If you are an author, developing your main characters can’t stop at writing about the dominant personality traits that we pick up on about people after first meeting them. After our first conversation with someone, we can usually pick up on some aspects of their temperament—do they have a sense of humor, do they seem uptight or more relaxed, do they take interest in other people or do they have an ego the size of a pregnant hippo?
Readers need to pick up on these cues about your characters pretty quickly in the book if you want them to relate to your personalities and keep reading. But the readers need to move past the acquaintance level with your characters in order to feel connected to the story and not only keep reading it, but also talk about it with other readers. So how do you as the writer make that happen?
One simple solution is to share what may seem like insignificant details about what’s going on with your character. For example, let’s look at what paper clips can reveal…yes, paper clips. On my desk, I have paper clips of assorted colors hooked together in a chain. I like to buy brightly colored paper clips to perk up my work area. I also like to play with the paper clips (hook them into chains, move them around) when I am trying to think through a writing dilemma. The clips are never neatly stored anywhere on my desk.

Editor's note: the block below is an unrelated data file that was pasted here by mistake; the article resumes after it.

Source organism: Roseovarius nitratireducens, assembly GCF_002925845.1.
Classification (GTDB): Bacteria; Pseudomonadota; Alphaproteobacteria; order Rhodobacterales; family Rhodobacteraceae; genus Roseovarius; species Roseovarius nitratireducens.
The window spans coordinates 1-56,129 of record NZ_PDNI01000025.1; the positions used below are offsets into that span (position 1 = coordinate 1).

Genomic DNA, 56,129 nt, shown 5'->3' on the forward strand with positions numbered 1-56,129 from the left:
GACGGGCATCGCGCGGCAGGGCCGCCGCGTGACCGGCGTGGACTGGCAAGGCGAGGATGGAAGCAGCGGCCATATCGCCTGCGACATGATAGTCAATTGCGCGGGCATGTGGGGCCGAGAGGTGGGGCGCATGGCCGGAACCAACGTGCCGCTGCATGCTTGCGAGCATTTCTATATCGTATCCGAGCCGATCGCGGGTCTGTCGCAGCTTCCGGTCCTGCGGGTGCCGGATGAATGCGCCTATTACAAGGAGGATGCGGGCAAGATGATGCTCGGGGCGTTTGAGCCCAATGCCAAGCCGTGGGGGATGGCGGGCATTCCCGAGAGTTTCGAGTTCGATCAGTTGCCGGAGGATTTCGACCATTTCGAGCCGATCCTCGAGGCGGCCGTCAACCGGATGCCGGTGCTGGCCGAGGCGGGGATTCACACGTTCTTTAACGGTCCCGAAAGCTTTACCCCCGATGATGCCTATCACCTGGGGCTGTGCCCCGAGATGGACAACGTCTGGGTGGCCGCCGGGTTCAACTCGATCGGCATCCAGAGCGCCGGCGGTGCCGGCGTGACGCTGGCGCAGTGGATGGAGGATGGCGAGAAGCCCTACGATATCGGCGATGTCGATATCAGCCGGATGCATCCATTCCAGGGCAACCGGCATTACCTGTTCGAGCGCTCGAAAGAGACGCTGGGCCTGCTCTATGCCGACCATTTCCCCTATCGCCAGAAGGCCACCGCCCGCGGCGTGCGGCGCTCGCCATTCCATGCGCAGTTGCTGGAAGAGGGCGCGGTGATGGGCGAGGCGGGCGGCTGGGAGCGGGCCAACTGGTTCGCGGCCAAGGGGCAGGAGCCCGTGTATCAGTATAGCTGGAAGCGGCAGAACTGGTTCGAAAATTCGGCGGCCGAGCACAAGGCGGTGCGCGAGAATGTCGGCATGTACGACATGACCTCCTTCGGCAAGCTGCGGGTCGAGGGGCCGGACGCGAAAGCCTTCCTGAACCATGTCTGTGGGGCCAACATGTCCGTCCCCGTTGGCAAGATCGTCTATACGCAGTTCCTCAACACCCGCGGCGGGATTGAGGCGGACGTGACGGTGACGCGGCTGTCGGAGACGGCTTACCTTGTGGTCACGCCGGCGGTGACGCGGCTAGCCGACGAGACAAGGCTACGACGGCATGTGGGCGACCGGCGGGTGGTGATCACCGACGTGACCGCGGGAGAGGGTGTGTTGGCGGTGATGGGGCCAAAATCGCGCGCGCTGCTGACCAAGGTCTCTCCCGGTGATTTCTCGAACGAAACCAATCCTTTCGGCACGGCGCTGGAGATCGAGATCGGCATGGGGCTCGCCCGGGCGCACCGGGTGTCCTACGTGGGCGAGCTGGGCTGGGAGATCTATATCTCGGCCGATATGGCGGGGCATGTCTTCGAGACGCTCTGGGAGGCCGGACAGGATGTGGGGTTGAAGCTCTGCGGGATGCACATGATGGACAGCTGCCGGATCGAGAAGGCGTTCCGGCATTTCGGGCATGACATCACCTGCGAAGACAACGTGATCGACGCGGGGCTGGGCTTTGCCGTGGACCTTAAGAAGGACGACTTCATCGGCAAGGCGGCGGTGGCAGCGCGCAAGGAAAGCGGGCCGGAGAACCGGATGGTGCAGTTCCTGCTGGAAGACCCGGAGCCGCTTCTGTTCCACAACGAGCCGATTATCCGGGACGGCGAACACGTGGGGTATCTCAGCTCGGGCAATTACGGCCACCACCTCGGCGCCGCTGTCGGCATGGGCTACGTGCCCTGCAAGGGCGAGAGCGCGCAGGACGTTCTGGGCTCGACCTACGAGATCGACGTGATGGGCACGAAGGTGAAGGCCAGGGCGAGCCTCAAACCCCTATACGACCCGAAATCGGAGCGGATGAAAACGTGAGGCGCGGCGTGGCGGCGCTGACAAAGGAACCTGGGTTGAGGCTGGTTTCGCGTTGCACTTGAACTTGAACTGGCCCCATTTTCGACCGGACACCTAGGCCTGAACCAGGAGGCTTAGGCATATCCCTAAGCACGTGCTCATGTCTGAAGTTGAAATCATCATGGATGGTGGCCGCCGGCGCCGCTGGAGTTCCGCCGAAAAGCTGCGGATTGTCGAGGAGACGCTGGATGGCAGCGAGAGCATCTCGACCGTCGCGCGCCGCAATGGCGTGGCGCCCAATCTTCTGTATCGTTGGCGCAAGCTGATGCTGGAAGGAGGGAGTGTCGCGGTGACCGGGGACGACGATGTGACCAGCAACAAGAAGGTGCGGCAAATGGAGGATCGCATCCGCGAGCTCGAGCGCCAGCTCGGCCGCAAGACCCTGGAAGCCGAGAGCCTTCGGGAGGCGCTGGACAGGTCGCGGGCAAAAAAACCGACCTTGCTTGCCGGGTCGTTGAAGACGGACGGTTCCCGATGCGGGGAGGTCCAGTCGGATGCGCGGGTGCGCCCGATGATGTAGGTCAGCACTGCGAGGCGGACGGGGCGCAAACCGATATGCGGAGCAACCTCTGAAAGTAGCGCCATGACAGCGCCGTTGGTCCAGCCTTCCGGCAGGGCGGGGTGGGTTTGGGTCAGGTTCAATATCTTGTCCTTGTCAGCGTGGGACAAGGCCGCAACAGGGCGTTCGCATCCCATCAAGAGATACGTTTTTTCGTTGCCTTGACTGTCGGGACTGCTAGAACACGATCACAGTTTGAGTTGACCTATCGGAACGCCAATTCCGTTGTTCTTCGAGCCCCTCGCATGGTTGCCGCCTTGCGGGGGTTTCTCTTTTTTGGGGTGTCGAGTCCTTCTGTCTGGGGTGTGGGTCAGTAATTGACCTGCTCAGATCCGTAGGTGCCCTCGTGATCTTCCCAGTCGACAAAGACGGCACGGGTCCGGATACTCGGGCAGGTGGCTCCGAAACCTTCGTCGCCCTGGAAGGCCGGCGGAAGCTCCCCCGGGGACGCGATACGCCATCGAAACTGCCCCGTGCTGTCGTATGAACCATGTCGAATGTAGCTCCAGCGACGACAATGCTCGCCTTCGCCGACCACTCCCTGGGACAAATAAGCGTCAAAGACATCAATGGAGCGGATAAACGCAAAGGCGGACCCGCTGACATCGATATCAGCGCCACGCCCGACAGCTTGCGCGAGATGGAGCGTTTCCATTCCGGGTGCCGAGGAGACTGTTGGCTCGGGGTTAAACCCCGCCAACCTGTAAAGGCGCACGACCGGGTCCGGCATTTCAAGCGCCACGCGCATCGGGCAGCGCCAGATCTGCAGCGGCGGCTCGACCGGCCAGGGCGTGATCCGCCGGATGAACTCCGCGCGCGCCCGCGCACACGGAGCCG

I have some friends who are much more serious about their desk space. They keep their paper clips neatly in a drawer organizer or in a magnetic holder on their desks. Some friends are so precise about where items go on their desks that they put the paper clips away immediately when removing them from a stack of papers. I remember watching a co-worker reading a note as she walked. I could tell the note must be upsetting or require a lot of concentration because she dropped two paper clips on a tile floor while walking without every even breaking her gaze from her paper. This was out of character for her, and the paper clips falling (and her leaving them) gave me a glimpse into something that would soon be revealed to me.
Why am I rambling about paper clips? Because small details give us a lot of insight at times. And when we have clues about an event or insight into a character, we feel more bonded to what’s going on. We want to know more. We can also relate (either because of our own similar personality trait or that of a friend or family member). If you as the writer help us deepen our relationships with your characters, we as readers are more likely to turn the next page (and tell our friends about your books). Just a small detail mentioned in one sentence can make the difference between good and excellent character development.
Read through a chapter or a short story you are working on and see if you can add a few details.